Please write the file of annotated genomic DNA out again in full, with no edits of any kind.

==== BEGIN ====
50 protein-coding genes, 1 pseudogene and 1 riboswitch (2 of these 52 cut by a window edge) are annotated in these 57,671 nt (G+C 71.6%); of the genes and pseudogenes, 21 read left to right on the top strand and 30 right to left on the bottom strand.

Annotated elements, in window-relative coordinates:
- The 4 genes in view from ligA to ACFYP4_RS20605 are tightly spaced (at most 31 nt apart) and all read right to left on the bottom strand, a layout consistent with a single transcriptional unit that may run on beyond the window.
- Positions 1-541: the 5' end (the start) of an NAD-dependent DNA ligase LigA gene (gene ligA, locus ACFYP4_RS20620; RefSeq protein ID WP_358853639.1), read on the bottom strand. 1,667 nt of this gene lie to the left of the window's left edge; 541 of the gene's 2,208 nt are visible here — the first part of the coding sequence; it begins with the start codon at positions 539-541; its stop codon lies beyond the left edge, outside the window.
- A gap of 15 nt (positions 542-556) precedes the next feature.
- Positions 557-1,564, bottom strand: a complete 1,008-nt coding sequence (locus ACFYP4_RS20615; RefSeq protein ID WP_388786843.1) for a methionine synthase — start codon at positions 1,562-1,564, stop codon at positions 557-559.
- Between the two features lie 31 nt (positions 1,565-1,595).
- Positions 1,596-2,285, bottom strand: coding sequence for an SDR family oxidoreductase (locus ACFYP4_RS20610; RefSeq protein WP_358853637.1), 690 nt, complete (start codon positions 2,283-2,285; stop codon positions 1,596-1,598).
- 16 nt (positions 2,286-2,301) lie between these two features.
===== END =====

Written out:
50 protein-coding genes, 1 pseudogene and 1 riboswitch (2 of these 52 cut by a window edge) are annotated in these 57,671 nt (G+C 71.6%); of the genes and pseudogenes, 21 read left to right on the top strand and 30 right to left on the bottom strand.

Annotated elements, in window-relative coordinates:
- The 4 genes in view from ligA to ACFYP4_RS20605 are tightly spaced (at most 31 nt apart) and all read right to left on the bottom strand, a layout consistent with a single transcriptional unit that may run on beyond the window.
- Positions 1-541: the 5' end (the start) of an NAD-dependent DNA ligase LigA gene (gene ligA, locus ACFYP4_RS20620; RefSeq protein ID WP_358853639.1), read on the bottom strand. 1,667 nt of this gene lie to the left of the window's left edge; 541 of the gene's 2,208 nt are visible here — the first part of the coding sequence; it begins with the start codon at positions 539-541; its stop codon lies beyond the left edge, outside the window.
- A gap of 15 nt (positions 542-556) precedes the next feature.
- Positions 557-1,564, bottom strand: a complete 1,008-nt coding sequence (locus ACFYP4_RS20615; RefSeq protein ID WP_388786843.1) for a methionine synthase — start codon at positions 1,562-1,564, stop codon at positions 557-559.
- Between the two features lie 31 nt (positions 1,565-1,595).
- Positions 1,596-2,285, bottom strand: coding sequence for an SDR family oxidoreductase (locus ACFYP4_RS20610; RefSeq protein WP_358853637.1), 690 nt, complete (start codon positions 2,283-2,285; stop codon positions 1,596-1,598).
- 16 nt (positions 2,286-2,301) lie between these two features.